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Work, ser­vices re­sume af­ter icy roads kept peo­ple home

The Covington News - - Front page - By Gabriel Khouli apittman@cov­news.com

The cost of this week’s win­ter weather won’t be fully known un­til next week, but Cov­ing­ton has spent at least $26,718 this week on la­bor and ma­te­ri­als.

Chair­man Kathy Mor­gan said the county’s pub­lic works crews were still work­ing Thurs­day to open as many roads as pos­si­ble through­out the county, and she had no early es­ti­mates. She did say the county had de­cided to or­der ad­di­tional sup­plies of salt and cal­cium chlo­ride.

Life was slowly re­turn­ing to nor­mal in the city as Cov­ing­ton’s trash pickup crews tra­versed the roads for the first time this week and mail car­ri­ers made rounds for a sec­ond straight day.

Cov­ing­ton Pub­lic Works Di­rec­tor Billy Bouch­illon said his crews will pick up trash on Satur­day to at­tempt to make up for the lost days. He ex­pects to be on sched­ule by Tues­day.

Cov­ing­ton postal car­ri­ers strug­gled to de­liver mail Wed­nes­day and Thurs­day as car­ri­ers kept get­ting stuck, be­cause they have to travel so close to the side of the icy roads.

Jerry Romero, man­ager of the Cov­ing­ton Car­rier An­nex, said about 15 car­ri­ers got stuck Wed­nes­day and driv­ers were hav­ing more trou­ble Thurs­day. How­ever, about 95 per­cent of de­liv­er­ies were made. Romero ex­pected an in­flux of mail now that air­planes and trucks were able to travel again. Postal car­ri­ers will be work­ing both

Sun­day and Mon­day to get the mail out.

Out­side of help­ing postal trucks that had be­come stuck, em­ploy­ees with B& H Wrecker Ser­vices said the com­pany was not swamped, re­ceiv­ing about 40 calls from Sun­day night through mid­day Thurs­day. The roads were ob­vi­ously in bad shape, but most peo­ple stayed off the roads. Ginn Mo­tor Com­pany’s col­li­sion cen­ter closed its doors Mon­day and Tues­day be­cause there was no busi­ness.

The Cov­ing­ton Branch Li­brary also re­sumed nor­mal hours Thurs­day and would do the same Fri­day, said Act­ing Li­brary Di­rec­tor Bob Hal­cums. The new Porter Me­mo­rial Branch Li­brary, which had been set to open Mon­day had its de­layed open­ing on Wed­nes­day, and about 50 peo­ple came out to en­joy the build­ing, Hal­cums said.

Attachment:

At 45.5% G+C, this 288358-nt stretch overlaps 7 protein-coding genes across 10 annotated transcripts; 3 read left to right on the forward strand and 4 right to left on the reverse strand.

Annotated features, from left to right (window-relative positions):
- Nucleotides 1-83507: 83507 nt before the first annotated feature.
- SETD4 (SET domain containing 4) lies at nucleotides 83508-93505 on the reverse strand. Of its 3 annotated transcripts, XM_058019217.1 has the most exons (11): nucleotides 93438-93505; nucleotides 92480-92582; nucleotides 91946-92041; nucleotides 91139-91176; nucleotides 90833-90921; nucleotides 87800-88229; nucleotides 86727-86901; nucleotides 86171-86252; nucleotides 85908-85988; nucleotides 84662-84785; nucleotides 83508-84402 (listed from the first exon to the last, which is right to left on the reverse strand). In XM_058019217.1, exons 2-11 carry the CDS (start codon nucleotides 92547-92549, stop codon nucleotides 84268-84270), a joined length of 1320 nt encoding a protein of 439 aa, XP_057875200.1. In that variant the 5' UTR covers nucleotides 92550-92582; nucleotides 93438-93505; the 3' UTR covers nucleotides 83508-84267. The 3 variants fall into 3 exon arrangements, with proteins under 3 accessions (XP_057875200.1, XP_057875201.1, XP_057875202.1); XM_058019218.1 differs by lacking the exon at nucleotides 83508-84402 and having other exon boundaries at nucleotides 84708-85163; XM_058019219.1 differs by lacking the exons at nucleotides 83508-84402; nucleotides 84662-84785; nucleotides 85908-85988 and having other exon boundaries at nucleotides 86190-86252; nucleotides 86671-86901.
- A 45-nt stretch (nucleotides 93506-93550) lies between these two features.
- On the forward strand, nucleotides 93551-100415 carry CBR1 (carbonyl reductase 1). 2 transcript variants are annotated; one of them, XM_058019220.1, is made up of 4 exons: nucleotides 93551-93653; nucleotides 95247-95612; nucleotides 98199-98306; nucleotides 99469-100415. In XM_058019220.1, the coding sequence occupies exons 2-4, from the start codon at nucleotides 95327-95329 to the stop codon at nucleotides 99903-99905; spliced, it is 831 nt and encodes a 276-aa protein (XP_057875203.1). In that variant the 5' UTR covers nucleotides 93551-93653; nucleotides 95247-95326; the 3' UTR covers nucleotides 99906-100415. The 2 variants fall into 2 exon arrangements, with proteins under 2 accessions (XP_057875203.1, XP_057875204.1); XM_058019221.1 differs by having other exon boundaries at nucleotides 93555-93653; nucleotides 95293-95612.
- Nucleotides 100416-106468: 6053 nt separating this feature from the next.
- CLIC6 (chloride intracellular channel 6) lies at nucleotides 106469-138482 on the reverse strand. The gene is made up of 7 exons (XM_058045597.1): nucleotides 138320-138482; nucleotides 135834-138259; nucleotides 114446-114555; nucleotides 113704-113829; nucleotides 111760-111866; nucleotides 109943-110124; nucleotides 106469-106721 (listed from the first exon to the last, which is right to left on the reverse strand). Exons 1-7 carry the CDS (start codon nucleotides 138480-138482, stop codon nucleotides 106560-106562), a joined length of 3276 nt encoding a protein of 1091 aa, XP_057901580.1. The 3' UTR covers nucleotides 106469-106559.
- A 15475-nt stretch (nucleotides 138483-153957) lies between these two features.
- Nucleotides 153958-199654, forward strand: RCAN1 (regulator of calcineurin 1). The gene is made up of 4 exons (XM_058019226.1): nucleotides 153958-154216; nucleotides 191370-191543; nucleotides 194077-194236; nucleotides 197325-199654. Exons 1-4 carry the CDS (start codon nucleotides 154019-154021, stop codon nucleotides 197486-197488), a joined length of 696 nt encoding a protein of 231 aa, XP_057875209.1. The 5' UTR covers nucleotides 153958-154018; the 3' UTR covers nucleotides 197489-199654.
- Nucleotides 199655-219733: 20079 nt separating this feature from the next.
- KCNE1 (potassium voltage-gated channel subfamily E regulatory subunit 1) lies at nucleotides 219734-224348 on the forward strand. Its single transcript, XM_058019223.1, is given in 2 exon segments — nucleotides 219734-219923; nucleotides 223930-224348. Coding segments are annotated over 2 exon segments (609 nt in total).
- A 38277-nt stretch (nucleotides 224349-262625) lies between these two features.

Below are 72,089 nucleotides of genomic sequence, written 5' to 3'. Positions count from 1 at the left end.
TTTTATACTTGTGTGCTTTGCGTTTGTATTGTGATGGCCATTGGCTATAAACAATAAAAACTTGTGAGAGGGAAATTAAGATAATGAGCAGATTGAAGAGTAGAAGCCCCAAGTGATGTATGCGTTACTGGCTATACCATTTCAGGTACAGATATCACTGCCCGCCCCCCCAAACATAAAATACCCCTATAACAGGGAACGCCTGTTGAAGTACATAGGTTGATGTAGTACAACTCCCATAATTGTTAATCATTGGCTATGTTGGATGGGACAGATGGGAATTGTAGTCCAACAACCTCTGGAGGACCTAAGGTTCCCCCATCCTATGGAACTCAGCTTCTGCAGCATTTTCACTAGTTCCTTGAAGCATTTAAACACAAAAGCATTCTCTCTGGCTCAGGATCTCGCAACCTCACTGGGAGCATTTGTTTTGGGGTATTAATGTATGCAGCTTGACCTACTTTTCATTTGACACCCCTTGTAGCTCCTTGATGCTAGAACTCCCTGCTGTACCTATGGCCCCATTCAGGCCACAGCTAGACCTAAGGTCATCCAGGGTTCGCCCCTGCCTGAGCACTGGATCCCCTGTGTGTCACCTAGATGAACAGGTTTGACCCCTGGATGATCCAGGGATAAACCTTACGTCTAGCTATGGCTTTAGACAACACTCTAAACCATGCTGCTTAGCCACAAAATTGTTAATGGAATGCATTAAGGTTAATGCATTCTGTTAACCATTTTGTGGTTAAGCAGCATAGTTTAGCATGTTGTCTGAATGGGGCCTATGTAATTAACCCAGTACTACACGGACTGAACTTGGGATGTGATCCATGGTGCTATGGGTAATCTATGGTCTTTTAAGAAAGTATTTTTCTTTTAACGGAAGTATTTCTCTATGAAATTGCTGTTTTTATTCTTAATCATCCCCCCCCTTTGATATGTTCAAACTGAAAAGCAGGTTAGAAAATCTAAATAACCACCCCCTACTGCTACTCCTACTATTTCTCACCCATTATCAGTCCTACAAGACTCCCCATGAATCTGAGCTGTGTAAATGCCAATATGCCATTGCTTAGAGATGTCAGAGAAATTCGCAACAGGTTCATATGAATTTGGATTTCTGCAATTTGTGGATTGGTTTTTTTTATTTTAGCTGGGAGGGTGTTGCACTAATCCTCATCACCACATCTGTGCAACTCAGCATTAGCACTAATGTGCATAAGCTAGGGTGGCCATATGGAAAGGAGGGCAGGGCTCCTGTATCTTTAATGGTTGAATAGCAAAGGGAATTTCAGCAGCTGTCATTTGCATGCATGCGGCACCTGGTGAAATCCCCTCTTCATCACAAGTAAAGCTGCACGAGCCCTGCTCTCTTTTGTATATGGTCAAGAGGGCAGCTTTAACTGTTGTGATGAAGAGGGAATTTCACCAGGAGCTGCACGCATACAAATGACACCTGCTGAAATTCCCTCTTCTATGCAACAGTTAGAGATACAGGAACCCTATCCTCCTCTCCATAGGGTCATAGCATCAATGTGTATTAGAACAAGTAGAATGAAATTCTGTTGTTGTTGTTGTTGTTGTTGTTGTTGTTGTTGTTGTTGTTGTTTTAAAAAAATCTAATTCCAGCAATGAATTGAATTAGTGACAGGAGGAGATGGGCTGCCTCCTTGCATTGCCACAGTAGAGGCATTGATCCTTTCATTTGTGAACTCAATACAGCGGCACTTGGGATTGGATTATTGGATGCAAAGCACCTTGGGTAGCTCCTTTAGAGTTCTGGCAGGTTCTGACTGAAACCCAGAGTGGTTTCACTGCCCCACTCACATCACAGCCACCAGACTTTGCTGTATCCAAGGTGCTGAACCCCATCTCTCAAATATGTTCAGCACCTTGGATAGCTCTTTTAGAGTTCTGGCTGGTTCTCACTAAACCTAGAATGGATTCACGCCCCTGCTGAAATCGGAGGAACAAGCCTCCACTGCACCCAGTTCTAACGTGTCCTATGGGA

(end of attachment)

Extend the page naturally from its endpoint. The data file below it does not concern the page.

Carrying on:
“ The first peo­ple in were sur­prised we were open and grate­ful,” Hal­cums said. “All sys­tems worked per­fectly, and peo­ple were able to check out books and DVDs to sit out the cold.”

The city will be open for its nor­mal sched­ule Fri­day, while the county will open at 10 a. m.

Mor­gan said the county will have a meet­ing next week to study their re­sponse to this year’s win­ter weather. Em­ploy­ees from pub­lic works, the sher­iff's of­fice and other emer­gency de­part­ments will ex­am­ine the county’s ef­forts and pre­pare for fu­ture storms. The county has not had a storm that caused it to close for three days since the early 1990s, she said.

City Man­ager Steve Hor­ton said ear­lier this week that the city will con­sider pur­chas­ing a salt spreader for fu­ture storms.

“ When you buy that stuff, if you only use it once ev­ery five years, you could prob­a­bly use money more ef­fi­ciently ( else­where), but we’re def­i­nitely in the mar­ket for a spreader,” he said.

Brit­tany Thomas/The Cov­ing­ton News

Ice break­ers: Crews took to the roads on Wed­nes­day to lay gravel and try to clear many of the main thor­ough­fares of snow and ice. The roads were fi­nally clear enough on Thurs­day for many busi­nesses to re­open, but schools stayed closed, be­cause some out­ly­ing high­ways and sub­di­vi­sion streets re­mained treach­er­ous.

Travis Schwartz/The Cov­ing­ton News

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